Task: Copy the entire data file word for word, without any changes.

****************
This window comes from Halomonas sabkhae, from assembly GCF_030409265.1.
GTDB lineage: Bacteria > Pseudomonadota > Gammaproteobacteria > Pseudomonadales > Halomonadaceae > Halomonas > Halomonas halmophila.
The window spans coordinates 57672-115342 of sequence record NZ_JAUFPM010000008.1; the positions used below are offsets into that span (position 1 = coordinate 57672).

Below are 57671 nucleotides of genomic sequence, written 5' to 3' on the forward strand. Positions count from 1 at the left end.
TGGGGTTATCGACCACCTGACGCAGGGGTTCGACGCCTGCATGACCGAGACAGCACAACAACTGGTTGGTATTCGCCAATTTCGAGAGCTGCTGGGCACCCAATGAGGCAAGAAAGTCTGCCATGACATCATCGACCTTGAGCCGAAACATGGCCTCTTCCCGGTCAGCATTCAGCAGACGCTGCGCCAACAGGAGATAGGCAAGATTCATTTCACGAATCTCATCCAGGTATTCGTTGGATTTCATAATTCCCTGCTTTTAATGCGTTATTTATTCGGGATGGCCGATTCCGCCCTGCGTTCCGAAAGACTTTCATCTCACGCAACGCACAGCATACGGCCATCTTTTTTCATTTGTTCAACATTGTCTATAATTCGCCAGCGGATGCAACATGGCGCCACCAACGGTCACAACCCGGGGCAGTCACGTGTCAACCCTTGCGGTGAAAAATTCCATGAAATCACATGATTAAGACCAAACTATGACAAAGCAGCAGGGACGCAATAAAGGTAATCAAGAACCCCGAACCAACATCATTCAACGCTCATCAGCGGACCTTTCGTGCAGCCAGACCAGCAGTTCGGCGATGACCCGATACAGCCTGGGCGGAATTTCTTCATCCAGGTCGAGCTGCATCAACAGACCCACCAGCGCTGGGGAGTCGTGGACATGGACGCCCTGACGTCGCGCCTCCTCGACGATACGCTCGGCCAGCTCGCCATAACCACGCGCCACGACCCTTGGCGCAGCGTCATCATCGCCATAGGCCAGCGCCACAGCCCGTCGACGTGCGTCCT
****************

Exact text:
This window comes from Halomonas sabkhae, from assembly GCF_030409265.1.
GTDB lineage: Bacteria > Pseudomonadota > Gammaproteobacteria > Pseudomonadales > Halomonadaceae > Halomonas > Halomonas halmophila.
The window spans coordinates 57672-115342 of sequence record NZ_JAUFPM010000008.1; the positions used below are offsets into that span (position 1 = coordinate 57672).

Below are 57671 nucleotides of genomic sequence, written 5' to 3' on the forward strand. Positions count from 1 at the left end.
TGGGGTTATCGACCACCTGACGCAGGGGTTCGACGCCTGCATGACCGAGACAGCACAACAACTGGTTGGTATTCGCCAATTTCGAGAGCTGCTGGGCACCCAATGAGGCAAGAAAGTCTGCCATGACATCATCGACCTTGAGCCGAAACATGGCCTCTTCCCGGTCAGCATTCAGCAGACGCTGCGCCAACAGGAGATAGGCAAGATTCATTTCACGAATCTCATCCAGGTATTCGTTGGATTTCATAATTCCCTGCTTTTAATGCGTTATTTATTCGGGATGGCCGATTCCGCCCTGCGTTCCGAAAGACTTTCATCTCACGCAACGCACAGCATACGGCCATCTTTTTTCATTTGTTCAACATTGTCTATAATTCGCCAGCGGATGCAACATGGCGCCACCAACGGTCACAACCCGGGGCAGTCACGTGTCAACCCTTGCGGTGAAAAATTCCATGAAATCACATGATTAAGACCAAACTATGACAAAGCAGCAGGGACGCAATAAAGGTAATCAAGAACCCCGAACCAACATCATTCAACGCTCATCAGCGGACCTTTCGTGCAGCCAGACCAGCAGTTCGGCGATGACCCGATACAGCCTGGGCGGAATTTCTTCATCCAGGTCGAGCTGCATCAACAGACCCACCAGCGCTGGGGAGTCGTGGACATGGACGCCCTGACGTCGCGCCTCCTCGACGATACGCTCGGCCAGCTCGCCATAACCACGCGCCACGACCCTTGGCGCAGCGTCATCATCGCCATAGGCCAGCGCCACAGCCCGTCGACGTGCGTCCT